The opinion of the court was delivered by: RAYMOND J. DEARIE
Defendant Thomas McGowan moves to dismiss Count One of the indictment on double jeopardy grounds. In addition, McGowan moves to dismiss Counts Two and Three of the indictment on the alternate grounds of double jeopardy or collateral estoppel.
The Court concludes that the Double Jeopardy Clause of the Fifth Amendment bars prosecution of the labor payoff conspiracy charged in Count One, but does not bar prosecution of the substantive offenses charged in Counts Two and Three. Further, those substantive offenses are not barred by collateral estoppel. Accordingly, McGowan's Motion to Dismiss is granted as to Count One and denied as to Counts Two and Three.
In United States v. Mangano,2 popularly referred to as the "Windows " case, Thomas McGowan and fourteen other defendants were charged with monopolizing and corruptly controlling the window replacement industry in the New York City area through racketeering, extortion, mail fraud, and payoffs to union officials. The centerpiece of the Windows prosecution was a massive RICO conspiracy in which it was alleged that, for over a decade, members and associates of four organized crime families joined with corrupt union officials and window manufacturers and installers in a bid-rigging scheme that controlled the lucrative window replacement market in New York City. Numerous racketeering acts were charged, including a multitude of labor payoffs, acts of extortion, and instances of mail fraud. The primary - - but by no means exclusive - - focus of the Windows trial was alleged bid-rigging on New York City Housing Authority ("NYCHA") windows. In the multi-count Windows case, McGowan, an official of Local 580 of the Architectural and Ornamental Workers Union ("Local 580"), was charged in Count One (Racketeering Conspiracy), Count Two (Racketeering), Count Three (Extortion Conspiracy), Count Four (Labor Payoff Conspiracy), Count Five (Mail Fraud Conspiracy), Counts 6-8 (Labor Payoffs), Counts 12-34 (Labor Payoffs), Count 65 (Labor Payoff), Count 67 (Labor Payoff), and Counts 68-69 (Mail Fraud). Windows Indictment.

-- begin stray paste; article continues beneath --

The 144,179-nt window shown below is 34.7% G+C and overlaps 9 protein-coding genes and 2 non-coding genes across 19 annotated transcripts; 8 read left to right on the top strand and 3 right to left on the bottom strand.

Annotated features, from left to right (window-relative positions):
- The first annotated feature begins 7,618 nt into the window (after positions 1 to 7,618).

At issue in this case is the scope of the labor payoff conspiracy charged in Count Four of the Windows indictment. Specifically, in that count McGowan was charged, along with fourteen named defendants and others, with participation in a broad decade-long conspiracy to receive illegal labor payoffs in connection with the window replacement industry in the New York metropolitan area. On October 18, 1991, after a six month jury trial over which this Court presided, defendants Benedetto Aloi, Dennis Delucia, and Venero Mangano were convicted on charges of conspiracy to commit extortion (Count 3) and extortion (Count 59). The jury acquitted on all remaining charges - - including all charges of racketeering, labor payoffs and the related conspiracies.
B. The McGowan Indictment
In Count One of the indictment in this case, McGowan, along with co-defendant William Nulty and others unnamed, is charged with a labor payoff conspiracy under the Taft-Hartley Act, 29 U.S.C. Section 186(b)(1) & (d)(2), in connection with the installation of windows for "Spring Creek," a privately built housing development in Brooklyn, New York. In his Motion to Dismiss, McGowan contends that the conduct charged in Count One of the McGowan indictment falls squarely within that charged in Count Four of the Windows indictment. Thus, he argues that his prior acquittal in the Windows payoff conspiracy precludes his prosecution for his alleged involvement in the "Spring Creek" conspiracy.